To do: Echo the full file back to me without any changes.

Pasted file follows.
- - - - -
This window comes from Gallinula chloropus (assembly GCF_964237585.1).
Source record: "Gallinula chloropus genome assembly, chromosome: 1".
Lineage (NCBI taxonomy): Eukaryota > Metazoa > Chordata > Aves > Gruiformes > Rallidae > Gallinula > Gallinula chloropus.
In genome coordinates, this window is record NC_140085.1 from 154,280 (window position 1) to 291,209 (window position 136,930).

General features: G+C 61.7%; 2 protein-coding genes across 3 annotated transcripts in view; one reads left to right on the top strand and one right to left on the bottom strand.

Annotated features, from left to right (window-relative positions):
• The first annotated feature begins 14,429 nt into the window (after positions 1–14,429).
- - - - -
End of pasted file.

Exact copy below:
This window comes from Gallinula chloropus (assembly GCF_964237585.1).
Source record: "Gallinula chloropus genome assembly, chromosome: 1".
Lineage (NCBI taxonomy): Eukaryota > Metazoa > Chordata > Aves > Gruiformes > Rallidae > Gallinula > Gallinula chloropus.
In genome coordinates, this window is record NC_140085.1 from 154,280 (window position 1) to 291,209 (window position 136,930).

General features: G+C 61.7%; 2 protein-coding genes across 3 annotated transcripts in view; one reads left to right on the top strand and one right to left on the bottom strand.

Annotated features, from left to right (window-relative positions):
• The first annotated feature begins 14,429 nt into the window (after positions 1–14,429).